Leafs' turnaround a product of confidence and a resolution to play better defence

GEORGE GROSS, TORONTO SUN

, Last Updated: 10:53 AM ET

The yo-yo, which was invented in the 18th century, is a toy consisting of two equally sized and weighted disks of plastic, wood, or metal, connected by an axle, with a string tied around it.

It became popular in the 1920s, enjoyed by adults and children alike, amused by a contraption that went up and down by pulling and lowering the string.

Little did its inventors know that the toy would become a universal metaphor for the ups and downs of human performance.

Enter the Maple Leafs. They have had more ups and downs than even the finest yo-yo user could hope to achieve. One night, the Leafs would get clobbered by the least impressive of NHL teams, only to triumph over more serious opponents in the following few games.

It was time to find out what is responsible for that form reversal at a time when making the playoffs seemed like an impossible dream for the team and the Leaf Nation.

"If I was to sum up what the reason is for the current performances of our team, I could do it in one word --confidence," said Paul Maurice, head coach of his sometimes confidence-challenged players.

"But there are a number of reasons. When Bryan (McCabe) and Carlo (Colaiacovo) went out, and Vesa (Toskala) got hurt, we began to suffer.

"This shouldn't surprise anyone. We lost two of our top four defencemen and we were on the road. Then, Toskala came back and started to play the way we knew he could. He made the difference because, when the defence makes a mistake and the goalie covers up, the whole team gains confidence. But when the defence makes a mistake and the goalie cannot stop it, that's when the problems begin. The loss of Carlo at that time really affected the team."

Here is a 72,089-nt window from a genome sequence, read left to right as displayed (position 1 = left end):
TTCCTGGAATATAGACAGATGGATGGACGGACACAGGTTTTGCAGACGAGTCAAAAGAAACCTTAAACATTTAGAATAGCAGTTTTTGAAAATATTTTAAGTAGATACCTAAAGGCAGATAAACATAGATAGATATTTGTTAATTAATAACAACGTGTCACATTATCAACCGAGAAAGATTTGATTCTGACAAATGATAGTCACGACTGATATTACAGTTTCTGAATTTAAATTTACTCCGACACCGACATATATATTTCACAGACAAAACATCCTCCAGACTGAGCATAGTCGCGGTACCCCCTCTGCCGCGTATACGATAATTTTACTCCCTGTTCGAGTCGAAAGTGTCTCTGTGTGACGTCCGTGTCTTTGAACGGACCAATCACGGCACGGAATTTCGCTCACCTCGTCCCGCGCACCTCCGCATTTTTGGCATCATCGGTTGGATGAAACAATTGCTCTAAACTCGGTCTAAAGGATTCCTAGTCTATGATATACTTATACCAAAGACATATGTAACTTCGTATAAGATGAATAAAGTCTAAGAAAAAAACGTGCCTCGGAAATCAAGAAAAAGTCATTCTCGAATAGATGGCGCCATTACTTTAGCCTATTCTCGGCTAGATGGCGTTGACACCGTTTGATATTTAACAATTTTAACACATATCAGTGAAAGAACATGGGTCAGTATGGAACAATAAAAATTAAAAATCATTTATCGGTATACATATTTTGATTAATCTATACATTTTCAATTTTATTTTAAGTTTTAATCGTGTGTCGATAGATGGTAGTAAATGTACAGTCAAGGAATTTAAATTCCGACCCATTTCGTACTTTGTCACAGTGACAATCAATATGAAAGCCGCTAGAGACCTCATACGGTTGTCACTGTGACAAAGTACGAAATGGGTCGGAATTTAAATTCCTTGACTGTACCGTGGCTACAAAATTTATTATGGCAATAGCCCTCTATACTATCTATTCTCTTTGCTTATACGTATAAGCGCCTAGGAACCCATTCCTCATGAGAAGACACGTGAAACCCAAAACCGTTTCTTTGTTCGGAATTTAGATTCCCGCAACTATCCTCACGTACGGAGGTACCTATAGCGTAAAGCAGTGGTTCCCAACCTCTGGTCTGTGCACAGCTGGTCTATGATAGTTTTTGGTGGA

Maurice, who over his coaching years has learned to roll with the punches, figures that the team's current turnaround occurred after that disastrous three-game west coast trip in early January -- all losses -- when the players realized that they had to focus on defence if they wanted to succeed.

"The players now have a defensive mindset," Maurice said. "It's not perfect, yet, but with Vesa playing the way he can and with McCabe and Colaiacovo back in the lineup, the parts are beginning to fall into place."

What about the emergence of the much-maligned and chastised Pavel Kubina, I asked?

"The explanation is rather simple," Maurice said. "With Matt Stajan, Darcy Tucker and Jason Blake -- our strong second power-play line -- we needed right-handed defencemen. With Kubina getting more ice time, his confidence rose and it shows. Besides, he doesn't have a bad shot."

The head coach was extremely pleased with the performance of Stajan during the recent home-and-home series against the Philadelphia Flyers -- he called it "fantastic" -- more so after Mats Sundin went down with his groin injury. Maurice also was impressed with the way Alex Steen performed at centre on Sundin's line.

Maurice might be disappointed in the performances of some of his gladiators, but he won't talk about it. It just isn't the time.

I don't blame him, because the bags under his eyes would only grow bigger.

GROSSLY ABBREVIATED

Olympian Paul Henderson, bitterly disappointed over the way provincial and federal bureaucrats are treating his efforts to stage the 2015 Pan American Games in southern Ontario, has resigned. "I just can't go on," said the upset former IOC member and World Sailing Federation president ... Congratulations to Ottawa's Abby Hoffman, who was presented with the IOC's Women in Sports Award for the Americas at the organization's recent world conference in Jordan. It was attended by 600 representatives from 125 countries ... CBC-TV Sports head Scott Moore has announced that Hockey Night in Canada's Ron MacLean, Ian Hanomansing, Scott Russell and Diana Swain will be providing coverage of the 2008 Beijing Olympics ... Incidentally, CBC will start its daily coverage of the 2008 world figure skating championships from Gothenburg, Sweden on Tuesday, both on the main network and on Country Canada.


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